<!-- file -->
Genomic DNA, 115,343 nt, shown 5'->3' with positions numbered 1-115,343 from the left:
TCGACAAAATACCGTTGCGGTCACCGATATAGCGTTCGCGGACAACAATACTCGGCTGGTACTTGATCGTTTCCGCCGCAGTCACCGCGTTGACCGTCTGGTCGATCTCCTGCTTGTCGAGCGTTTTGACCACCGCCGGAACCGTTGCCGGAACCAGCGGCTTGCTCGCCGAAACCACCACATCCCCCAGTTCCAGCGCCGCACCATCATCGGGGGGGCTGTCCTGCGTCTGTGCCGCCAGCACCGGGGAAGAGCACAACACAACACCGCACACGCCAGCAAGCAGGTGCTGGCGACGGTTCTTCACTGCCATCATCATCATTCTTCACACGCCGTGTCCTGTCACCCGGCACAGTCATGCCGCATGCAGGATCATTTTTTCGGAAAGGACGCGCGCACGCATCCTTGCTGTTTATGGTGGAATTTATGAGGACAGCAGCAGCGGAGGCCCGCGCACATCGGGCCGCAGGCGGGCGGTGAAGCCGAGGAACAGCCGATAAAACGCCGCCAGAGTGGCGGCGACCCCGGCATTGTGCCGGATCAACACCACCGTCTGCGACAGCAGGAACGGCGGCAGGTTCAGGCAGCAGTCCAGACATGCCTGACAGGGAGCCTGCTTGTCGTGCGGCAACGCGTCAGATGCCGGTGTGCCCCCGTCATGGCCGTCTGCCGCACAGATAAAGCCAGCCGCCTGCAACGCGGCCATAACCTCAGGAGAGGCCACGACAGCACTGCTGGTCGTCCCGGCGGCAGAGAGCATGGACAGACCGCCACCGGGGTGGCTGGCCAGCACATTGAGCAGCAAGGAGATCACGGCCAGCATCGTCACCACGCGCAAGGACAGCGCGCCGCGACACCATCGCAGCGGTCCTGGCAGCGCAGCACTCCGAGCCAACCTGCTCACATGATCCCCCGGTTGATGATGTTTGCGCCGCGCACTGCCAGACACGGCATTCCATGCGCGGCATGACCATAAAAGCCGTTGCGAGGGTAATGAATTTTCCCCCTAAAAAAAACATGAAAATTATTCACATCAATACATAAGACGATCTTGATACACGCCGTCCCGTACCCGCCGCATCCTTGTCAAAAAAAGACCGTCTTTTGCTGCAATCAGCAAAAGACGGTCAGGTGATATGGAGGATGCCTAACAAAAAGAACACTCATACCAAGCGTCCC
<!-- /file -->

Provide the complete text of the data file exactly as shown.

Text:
Genomic DNA, 115,343 nt, shown 5'->3' with positions numbered 1-115,343 from the left:
TCGACAAAATACCGTTGCGGTCACCGATATAGCGTTCGCGGACAACAATACTCGGCTGGTACTTGATCGTTTCCGCCGCAGTCACCGCGTTGACCGTCTGGTCGATCTCCTGCTTGTCGAGCGTTTTGACCACCGCCGGAACCGTTGCCGGAACCAGCGGCTTGCTCGCCGAAACCACCACATCCCCCAGTTCCAGCGCCGCACCATCATCGGGGGGGCTGTCCTGCGTCTGTGCCGCCAGCACCGGGGAAGAGCACAACACAACACCGCACACGCCAGCAAGCAGGTGCTGGCGACGGTTCTTCACTGCCATCATCATCATTCTTCACACGCCGTGTCCTGTCACCCGGCACAGTCATGCCGCATGCAGGATCATTTTTTCGGAAAGGACGCGCGCACGCATCCTTGCTGTTTATGGTGGAATTTATGAGGACAGCAGCAGCGGAGGCCCGCGCACATCGGGCCGCAGGCGGGCGGTGAAGCCGAGGAACAGCCGATAAAACGCCGCCAGAGTGGCGGCGACCCCGGCATTGTGCCGGATCAACACCACCGTCTGCGACAGCAGGAACGGCGGCAGGTTCAGGCAGCAGTCCAGACATGCCTGACAGGGAGCCTGCTTGTCGTGCGGCAACGCGTCAGATGCCGGTGTGCCCCCGTCATGGCCGTCTGCCGCACAGATAAAGCCAGCCGCCTGCAACGCGGCCATAACCTCAGGAGAGGCCACGACAGCACTGCTGGTCGTCCCGGCGGCAGAGAGCATGGACAGACCGCCACCGGGGTGGCTGGCCAGCACATTGAGCAGCAAGGAGATCACGGCCAGCATCGTCACCACGCGCAAGGACAGCGCGCCGCGACACCATCGCAGCGGTCCTGGCAGCGCAGCACTCCGAGCCAACCTGCTCACATGATCCCCCGGTTGATGATGTTTGCGCCGCGCACTGCCAGACACGGCATTCCATGCGCGGCATGACCATAAAAGCCGTTGCGAGGGTAATGAATTTTCCCCCTAAAAAAAACATGAAAATTATTCACATCAATACATAAGACGATCTTGATACACGCCGTCCCGTACCCGCCGCATCCTTGTCAAAAAAAGACCGTCTTTTGCTGCAATCAGCAAAAGACGGTCAGGTGATATGGAGGATGCCTAACAAAAAGAACACTCATACCAAGCGTCCC